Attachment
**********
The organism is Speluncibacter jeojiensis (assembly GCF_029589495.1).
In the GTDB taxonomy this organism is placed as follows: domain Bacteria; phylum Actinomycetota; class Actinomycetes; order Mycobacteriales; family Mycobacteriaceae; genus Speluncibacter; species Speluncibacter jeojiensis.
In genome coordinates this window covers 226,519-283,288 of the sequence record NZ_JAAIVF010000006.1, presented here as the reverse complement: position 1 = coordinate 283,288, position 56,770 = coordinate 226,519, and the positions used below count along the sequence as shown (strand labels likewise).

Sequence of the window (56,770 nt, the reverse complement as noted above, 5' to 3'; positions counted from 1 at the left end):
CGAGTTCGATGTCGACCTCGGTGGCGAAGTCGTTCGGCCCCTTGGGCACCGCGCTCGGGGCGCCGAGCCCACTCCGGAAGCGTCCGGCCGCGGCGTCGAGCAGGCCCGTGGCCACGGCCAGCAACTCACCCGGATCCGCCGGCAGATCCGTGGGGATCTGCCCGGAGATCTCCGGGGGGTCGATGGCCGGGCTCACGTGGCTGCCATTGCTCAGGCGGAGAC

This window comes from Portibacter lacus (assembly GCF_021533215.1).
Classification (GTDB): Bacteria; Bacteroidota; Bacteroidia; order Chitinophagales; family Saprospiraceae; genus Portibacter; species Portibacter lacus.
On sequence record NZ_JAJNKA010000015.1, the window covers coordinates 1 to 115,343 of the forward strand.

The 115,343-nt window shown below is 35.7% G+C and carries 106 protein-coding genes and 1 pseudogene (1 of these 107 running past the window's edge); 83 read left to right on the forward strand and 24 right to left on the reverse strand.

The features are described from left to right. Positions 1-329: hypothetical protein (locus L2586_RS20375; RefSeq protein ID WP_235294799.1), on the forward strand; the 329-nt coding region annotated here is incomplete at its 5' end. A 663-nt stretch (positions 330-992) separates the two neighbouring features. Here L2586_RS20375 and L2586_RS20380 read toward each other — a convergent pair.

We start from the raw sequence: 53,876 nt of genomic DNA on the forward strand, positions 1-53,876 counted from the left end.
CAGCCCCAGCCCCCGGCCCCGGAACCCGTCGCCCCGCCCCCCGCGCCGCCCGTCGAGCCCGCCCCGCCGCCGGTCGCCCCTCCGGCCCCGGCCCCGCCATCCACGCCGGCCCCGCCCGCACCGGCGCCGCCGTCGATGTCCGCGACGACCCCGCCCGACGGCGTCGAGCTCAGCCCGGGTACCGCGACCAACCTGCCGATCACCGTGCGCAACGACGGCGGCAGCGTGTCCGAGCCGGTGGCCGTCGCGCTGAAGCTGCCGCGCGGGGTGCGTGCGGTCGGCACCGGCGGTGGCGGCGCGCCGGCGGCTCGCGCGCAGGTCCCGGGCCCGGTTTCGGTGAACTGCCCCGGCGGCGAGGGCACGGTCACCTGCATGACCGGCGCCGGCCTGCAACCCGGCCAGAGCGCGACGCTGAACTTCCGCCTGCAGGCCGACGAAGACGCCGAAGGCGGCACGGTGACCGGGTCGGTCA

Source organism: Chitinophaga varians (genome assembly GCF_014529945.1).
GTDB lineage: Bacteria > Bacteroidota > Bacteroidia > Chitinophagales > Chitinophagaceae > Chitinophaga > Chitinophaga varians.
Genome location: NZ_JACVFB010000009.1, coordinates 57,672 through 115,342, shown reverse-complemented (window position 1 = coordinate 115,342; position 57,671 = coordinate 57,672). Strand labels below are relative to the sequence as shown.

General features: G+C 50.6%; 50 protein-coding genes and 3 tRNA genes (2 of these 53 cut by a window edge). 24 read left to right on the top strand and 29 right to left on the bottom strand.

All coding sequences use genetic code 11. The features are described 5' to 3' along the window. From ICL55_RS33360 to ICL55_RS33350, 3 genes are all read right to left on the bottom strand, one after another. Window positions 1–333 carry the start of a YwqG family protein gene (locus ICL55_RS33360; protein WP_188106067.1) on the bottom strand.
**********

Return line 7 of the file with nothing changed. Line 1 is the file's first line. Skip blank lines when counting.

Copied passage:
Classification (GTDB): Bacteria; Bacteroidota; Bacteroidia; order Chitinophagales; family Saprospiraceae; genus Portibacter; species Portibacter lacus.